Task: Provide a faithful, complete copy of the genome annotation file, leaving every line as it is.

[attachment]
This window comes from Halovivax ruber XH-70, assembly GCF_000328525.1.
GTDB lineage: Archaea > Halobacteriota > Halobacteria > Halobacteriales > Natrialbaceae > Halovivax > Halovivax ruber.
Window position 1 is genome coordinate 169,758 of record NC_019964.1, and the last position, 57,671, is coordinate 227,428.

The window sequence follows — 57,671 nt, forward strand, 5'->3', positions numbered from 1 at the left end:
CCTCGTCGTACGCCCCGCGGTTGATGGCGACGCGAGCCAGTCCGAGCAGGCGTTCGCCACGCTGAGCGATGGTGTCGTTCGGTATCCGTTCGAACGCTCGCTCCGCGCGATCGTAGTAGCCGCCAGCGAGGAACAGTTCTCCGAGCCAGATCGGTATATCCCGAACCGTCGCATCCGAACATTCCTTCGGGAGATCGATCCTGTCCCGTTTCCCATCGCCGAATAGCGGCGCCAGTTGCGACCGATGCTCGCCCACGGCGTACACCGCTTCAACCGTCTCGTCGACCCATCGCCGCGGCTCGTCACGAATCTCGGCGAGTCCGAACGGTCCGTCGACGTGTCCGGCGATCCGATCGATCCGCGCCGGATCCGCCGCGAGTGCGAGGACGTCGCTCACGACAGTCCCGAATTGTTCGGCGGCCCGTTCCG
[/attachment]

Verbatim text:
This window comes from Halovivax ruber XH-70, assembly GCF_000328525.1.
GTDB lineage: Archaea > Halobacteriota > Halobacteria > Halobacteriales > Natrialbaceae > Halovivax > Halovivax ruber.
Window position 1 is genome coordinate 169,758 of record NC_019964.1, and the last position, 57,671, is coordinate 227,428.

The window sequence follows — 57,671 nt, forward strand, 5'->3', positions numbered from 1 at the left end:
CCTCGTCGTACGCCCCGCGGTTGATGGCGACGCGAGCCAGTCCGAGCAGGCGTTCGCCACGCTGAGCGATGGTGTCGTTCGGTATCCGTTCGAACGCTCGCTCCGCGCGATCGTAGTAGCCGCCAGCGAGGAACAGTTCTCCGAGCCAGATCGGTATATCCCGAACCGTCGCATCCGAACATTCCTTCGGGAGATCGATCCTGTCCCGTTTCCCATCGCCGAATAGCGGCGCCAGTTGCGACCGATGCTCGCCCACGGCGTACACCGCTTCAACCGTCTCGTCGACCCATCGCCGCGGCTCGTCACGAATCTCGGCGAGTCCGAACGGTCCGTCGACGTGTCCGGCGATCCGATCGATCCGCGCCGGATCCGCCGCGAGTGCGAGGACGTCGCTCACGACAGTCCCGAATTGTTCGGCGGCCCGTTCCG